On September 17, 1776, the delegates to the Constitutional Convention met for the last time to sign the document they had created, the US Constitution. In 2004, the US Congress mandated that any educational institution that receives Federal funding is required to hold educational programming about the US Constitution.
This commemoration had its origin in 1940, when Congress passed a joint resolution authorizing and requesting the President to issue annually a proclamation setting aside the third Sunday in May for the public recognition of all who had attained the status of American citizenship. The designation for this day was “I Am An American Day.”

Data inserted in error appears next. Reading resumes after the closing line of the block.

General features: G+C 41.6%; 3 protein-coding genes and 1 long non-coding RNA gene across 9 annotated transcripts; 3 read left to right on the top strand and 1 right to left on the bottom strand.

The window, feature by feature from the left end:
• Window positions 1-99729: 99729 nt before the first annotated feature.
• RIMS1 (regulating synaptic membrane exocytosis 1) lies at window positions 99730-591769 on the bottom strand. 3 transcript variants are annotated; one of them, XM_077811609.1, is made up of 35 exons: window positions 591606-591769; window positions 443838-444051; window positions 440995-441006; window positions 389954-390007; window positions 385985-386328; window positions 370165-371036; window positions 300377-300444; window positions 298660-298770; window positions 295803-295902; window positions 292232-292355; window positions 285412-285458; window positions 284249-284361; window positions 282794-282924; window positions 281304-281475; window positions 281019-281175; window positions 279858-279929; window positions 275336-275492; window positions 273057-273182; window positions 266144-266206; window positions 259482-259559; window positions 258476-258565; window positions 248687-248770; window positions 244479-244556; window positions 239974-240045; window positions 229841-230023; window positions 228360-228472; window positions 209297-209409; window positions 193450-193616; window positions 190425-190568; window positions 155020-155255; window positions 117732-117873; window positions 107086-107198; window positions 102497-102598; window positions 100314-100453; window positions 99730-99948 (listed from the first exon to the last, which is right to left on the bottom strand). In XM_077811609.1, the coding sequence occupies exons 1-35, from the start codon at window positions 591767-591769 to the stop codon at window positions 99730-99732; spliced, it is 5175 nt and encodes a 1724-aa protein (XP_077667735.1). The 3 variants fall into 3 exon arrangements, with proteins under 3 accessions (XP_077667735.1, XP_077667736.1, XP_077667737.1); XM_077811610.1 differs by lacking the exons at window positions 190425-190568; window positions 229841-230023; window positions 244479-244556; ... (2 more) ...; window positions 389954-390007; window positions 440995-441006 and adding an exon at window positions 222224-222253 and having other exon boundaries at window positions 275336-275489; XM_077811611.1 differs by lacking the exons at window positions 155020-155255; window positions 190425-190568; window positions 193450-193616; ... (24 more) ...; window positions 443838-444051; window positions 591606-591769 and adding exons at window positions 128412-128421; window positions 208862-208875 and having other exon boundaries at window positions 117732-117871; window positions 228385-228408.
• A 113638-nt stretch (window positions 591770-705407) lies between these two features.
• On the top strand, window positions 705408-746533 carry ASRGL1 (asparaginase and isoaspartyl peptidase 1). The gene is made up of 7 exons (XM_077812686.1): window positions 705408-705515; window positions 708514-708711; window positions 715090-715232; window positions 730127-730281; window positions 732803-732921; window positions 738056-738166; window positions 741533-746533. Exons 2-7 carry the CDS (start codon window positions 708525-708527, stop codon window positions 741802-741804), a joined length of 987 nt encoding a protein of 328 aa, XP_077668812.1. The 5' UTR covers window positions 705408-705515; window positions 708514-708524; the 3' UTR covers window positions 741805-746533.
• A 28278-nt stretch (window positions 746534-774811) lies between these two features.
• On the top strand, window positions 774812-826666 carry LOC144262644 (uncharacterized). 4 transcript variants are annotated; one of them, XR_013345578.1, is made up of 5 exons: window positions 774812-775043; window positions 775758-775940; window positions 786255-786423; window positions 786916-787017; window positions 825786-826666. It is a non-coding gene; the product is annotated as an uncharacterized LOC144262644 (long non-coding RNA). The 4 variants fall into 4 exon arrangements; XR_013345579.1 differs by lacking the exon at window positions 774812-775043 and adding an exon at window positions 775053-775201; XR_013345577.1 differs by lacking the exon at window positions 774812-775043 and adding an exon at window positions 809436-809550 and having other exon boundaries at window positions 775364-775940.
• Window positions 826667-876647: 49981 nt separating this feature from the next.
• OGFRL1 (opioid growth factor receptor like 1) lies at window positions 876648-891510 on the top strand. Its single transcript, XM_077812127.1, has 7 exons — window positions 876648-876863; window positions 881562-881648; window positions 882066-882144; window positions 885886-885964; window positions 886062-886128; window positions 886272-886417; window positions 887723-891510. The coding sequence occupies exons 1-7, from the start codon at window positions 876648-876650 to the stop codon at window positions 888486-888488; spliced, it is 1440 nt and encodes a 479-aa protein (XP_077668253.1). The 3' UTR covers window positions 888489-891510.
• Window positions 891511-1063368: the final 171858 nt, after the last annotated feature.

In 1952 Congress repealed this joint resolution and passed a new law moving the date to September 17 to commemorate “the formation and signing, on September 17, 1787, of the Constitution of the United States.” The day was still designated as “Citizenship Day” and retained its original purpose of recognizing all those who had attained American citizenship.
This law urged civil and educational authorities of states, counties, cities and towns to make plans for the proper observance of the day and “for the complete instruction of citizens in their responsibilities and opportunities as citizens of the United States and of the State and locality in which they reside.”
Information and resources for all UP community members can be found at this link, according to Anne Santiago, political science.